Sunday, August 7, 2011

Hall of Fame Careers on the Gridiron and in the Classroom

Another Dallas Cowboy is in the Hall of Fame: Deion Sanders!

Well, ok, not just a Cowboy, but an Atlanta Falcon, a San Francisco 49er, a Washington Redskin and a Baltimore Raven. But, he actually WAS a Dallas Cowboy and helped them win a fifth Super Bowl Championship - so, there!

I almost always watch the NFL Hall of Fame ceremonies. Yes, the speeches are too long, most of the players aren't the most eloquent - or even articulate. But they are sincere and they give you a glimpse into what it means to reach the pinnacle of success in a game that turns business and requires sacrifices that we can scarcely imagine. 

Of course its always interesting who these former players credit with their success. They all thank their parents. Shannon Sharpe, Marshall Faulk and Deion were effusive in their praise of their mothers. Rightfully and deservedly so. Their mothers and grandmothers (in Sharpe's case), couldn't possibly know that their sons would grow to be so rich and successful. And, in those cases where these men come from single family homes they actually put the lie to the idea that all single mothers (particularly of black children) are indolent ne'er do-wells waiting on the next welfare check. There are far more young boys who will grow up to be great husbands, fathers and citizens, who come from single family homes and will never be inducted into anyone's Hall of Fame. 

But it was also interesting to hear almost every inductee appreciate another group of people with their success: teachers. 

Nearly everyone, with or without detail, gave at least a word of appreciation to an educator who made a difference in their lives. Some were coaches of course, but in most cases it was a coach and some other teacher who showed confidence in them, or disciplined them, or challenged them. These men who were in their 40's or older, remembered an elementary or high school teacher, long after they've left a classroom. 

Think of it. These guys have achieved near world wide acclaim. They've been on television and magazine covers. They have received accolades from their peers, their coaches and their communities. Tucked away, sometimes with emphasis, often with just a mention, in their acknowledgement of who helped them get to where they are, were teachers. Men and women who taught lessons, much of which formed the fundamental knowledge and instructions that armed them for the lives that they would lead - and on the biggest stage upon which many of these men will ever stand, they were appreciated.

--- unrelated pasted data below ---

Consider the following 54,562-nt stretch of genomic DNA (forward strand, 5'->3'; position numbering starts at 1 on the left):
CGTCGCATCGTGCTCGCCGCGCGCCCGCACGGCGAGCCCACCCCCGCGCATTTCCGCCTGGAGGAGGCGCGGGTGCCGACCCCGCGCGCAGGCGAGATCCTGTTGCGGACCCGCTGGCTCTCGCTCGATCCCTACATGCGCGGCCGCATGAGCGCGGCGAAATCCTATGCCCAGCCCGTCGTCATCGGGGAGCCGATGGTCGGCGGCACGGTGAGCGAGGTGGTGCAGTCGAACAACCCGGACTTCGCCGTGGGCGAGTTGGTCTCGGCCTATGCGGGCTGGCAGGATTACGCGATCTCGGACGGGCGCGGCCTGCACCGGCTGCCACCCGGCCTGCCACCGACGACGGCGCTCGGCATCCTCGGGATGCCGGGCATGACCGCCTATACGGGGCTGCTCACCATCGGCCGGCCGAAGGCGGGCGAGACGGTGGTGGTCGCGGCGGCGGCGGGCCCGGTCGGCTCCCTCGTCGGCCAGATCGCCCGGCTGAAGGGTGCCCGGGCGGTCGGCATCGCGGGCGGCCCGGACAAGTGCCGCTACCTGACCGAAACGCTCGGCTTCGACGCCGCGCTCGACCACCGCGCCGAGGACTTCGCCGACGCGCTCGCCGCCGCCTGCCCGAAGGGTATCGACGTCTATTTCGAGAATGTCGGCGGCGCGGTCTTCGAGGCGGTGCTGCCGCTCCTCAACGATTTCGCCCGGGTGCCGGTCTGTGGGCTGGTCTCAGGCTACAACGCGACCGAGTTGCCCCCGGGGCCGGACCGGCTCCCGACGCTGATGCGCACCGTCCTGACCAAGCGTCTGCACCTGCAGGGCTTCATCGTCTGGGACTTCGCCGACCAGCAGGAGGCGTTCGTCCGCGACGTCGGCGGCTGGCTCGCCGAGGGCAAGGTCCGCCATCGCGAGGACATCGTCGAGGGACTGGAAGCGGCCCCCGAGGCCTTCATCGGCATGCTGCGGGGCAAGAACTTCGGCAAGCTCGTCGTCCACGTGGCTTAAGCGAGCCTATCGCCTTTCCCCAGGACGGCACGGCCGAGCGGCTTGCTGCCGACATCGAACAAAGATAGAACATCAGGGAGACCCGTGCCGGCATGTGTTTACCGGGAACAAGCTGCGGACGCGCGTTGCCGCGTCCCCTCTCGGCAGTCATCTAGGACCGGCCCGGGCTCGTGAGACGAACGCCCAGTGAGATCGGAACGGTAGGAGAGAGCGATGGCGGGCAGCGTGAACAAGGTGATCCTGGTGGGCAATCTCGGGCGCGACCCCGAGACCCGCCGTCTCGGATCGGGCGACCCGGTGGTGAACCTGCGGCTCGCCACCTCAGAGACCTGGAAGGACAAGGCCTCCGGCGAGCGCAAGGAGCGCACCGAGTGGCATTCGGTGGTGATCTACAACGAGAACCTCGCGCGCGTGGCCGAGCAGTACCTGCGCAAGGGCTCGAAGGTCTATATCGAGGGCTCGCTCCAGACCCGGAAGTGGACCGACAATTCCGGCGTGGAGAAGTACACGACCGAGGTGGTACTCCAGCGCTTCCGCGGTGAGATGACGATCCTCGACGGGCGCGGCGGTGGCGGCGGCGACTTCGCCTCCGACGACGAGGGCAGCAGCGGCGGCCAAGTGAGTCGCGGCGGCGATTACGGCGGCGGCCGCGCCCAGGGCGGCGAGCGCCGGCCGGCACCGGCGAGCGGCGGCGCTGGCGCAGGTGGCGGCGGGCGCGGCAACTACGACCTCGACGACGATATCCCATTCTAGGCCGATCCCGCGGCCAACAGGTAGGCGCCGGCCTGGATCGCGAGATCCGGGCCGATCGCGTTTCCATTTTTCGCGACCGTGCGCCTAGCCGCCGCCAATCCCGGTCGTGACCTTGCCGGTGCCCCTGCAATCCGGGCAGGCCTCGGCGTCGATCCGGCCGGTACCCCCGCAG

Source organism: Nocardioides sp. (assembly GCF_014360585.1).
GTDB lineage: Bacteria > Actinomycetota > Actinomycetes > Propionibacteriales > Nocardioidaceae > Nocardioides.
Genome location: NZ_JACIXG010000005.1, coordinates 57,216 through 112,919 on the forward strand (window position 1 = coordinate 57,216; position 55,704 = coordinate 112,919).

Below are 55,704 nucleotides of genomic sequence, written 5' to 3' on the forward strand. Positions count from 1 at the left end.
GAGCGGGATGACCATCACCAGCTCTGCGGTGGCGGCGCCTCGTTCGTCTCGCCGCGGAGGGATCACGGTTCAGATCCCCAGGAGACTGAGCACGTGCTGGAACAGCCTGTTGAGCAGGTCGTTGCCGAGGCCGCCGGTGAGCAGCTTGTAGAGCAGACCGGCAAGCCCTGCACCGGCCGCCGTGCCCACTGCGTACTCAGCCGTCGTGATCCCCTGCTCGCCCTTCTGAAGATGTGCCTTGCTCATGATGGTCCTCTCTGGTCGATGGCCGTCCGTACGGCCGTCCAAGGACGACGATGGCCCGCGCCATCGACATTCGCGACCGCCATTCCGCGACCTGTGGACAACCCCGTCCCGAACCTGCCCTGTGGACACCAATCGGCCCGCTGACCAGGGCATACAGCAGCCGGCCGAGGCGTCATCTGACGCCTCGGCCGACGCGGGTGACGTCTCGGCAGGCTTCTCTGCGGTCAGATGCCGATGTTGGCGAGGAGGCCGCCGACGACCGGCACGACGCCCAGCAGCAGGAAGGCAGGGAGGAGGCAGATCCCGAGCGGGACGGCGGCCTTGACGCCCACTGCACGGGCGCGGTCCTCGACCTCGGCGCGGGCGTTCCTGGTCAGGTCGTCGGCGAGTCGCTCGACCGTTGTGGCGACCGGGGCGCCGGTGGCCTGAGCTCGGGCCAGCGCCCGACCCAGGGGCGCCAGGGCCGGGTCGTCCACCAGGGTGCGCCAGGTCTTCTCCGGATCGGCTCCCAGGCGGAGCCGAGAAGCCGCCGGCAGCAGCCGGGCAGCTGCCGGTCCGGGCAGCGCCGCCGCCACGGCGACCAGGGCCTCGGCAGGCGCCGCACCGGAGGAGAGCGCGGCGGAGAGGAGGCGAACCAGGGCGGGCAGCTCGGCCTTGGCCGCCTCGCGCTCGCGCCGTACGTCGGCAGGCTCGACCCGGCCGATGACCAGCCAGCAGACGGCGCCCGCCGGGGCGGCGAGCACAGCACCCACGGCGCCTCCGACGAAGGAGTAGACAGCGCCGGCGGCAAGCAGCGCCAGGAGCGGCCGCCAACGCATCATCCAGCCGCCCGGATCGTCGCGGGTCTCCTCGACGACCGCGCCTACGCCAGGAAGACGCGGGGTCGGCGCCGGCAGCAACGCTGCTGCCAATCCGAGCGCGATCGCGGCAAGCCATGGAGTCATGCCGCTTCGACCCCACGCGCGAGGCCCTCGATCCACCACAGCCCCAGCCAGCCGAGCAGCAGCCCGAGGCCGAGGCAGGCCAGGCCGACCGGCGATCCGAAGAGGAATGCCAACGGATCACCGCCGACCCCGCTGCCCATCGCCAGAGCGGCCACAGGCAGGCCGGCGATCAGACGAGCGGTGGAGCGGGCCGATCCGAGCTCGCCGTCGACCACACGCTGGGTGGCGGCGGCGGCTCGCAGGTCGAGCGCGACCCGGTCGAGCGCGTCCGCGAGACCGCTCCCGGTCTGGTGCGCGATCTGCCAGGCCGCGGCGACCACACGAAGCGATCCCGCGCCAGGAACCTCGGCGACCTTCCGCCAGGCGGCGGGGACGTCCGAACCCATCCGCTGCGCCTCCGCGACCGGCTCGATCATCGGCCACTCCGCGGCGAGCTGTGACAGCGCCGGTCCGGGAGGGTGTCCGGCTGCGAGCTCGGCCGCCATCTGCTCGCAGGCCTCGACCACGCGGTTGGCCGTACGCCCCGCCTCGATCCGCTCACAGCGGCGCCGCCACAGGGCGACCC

Teachers were credited among parents, wives, children, extended family, neighbors, agents, professional players, team owners.

Imagine that!

I know its just a game. The idea that sports teach you about life, is a cliche that sometimes make my eyes roll. But last night, while I listened to speeches, that sometimes were almost a little too self-congratulatory, I was struck by the fact that teachers can make such a difference. They have in my life. If you're reading this it means they've made a difference in your life too. 

Last year, just before my father, Rev. Gerald Britt, Sr. died, I ran into a former state legislator, who was running for a judgeship. I first met him when I was at the state capitol several years ago. He recognized my name because my father had a brief career as a teacher and he taught this man in middle school. This man couldn't not stop raving about how he loved my father and how much he admired him and made me promise to thank him for what he had poured into his life. When I met this man downtown last year, after brief pleasantries, the conversation again turned to how much my father meant to him. I was almost jealous! 

When I would tell my father about the legislator (now judge) he would tell me that he was the class cut up! Now he's a successful politician, who credits my father with a measure of his success. 

Imagine that!

I hope that there are teachers now, who amid the 'drill and kill' of standardized testing and budget cuts, will remember that these children before them will remember them. I hope that one day those kids will thank them for what they have meant to them. And I hope teachers and students will be able to celebrate the memories of their times together. 

See, it really isn't all about testing!

And congratulations to Richard Dent, Chris Hanburger, Marshall Faulk, Shannon Sharpe, Les Richter, NFL Films Ed Sabol and of course Deion Sanders. 

And congratulations to their teachers!

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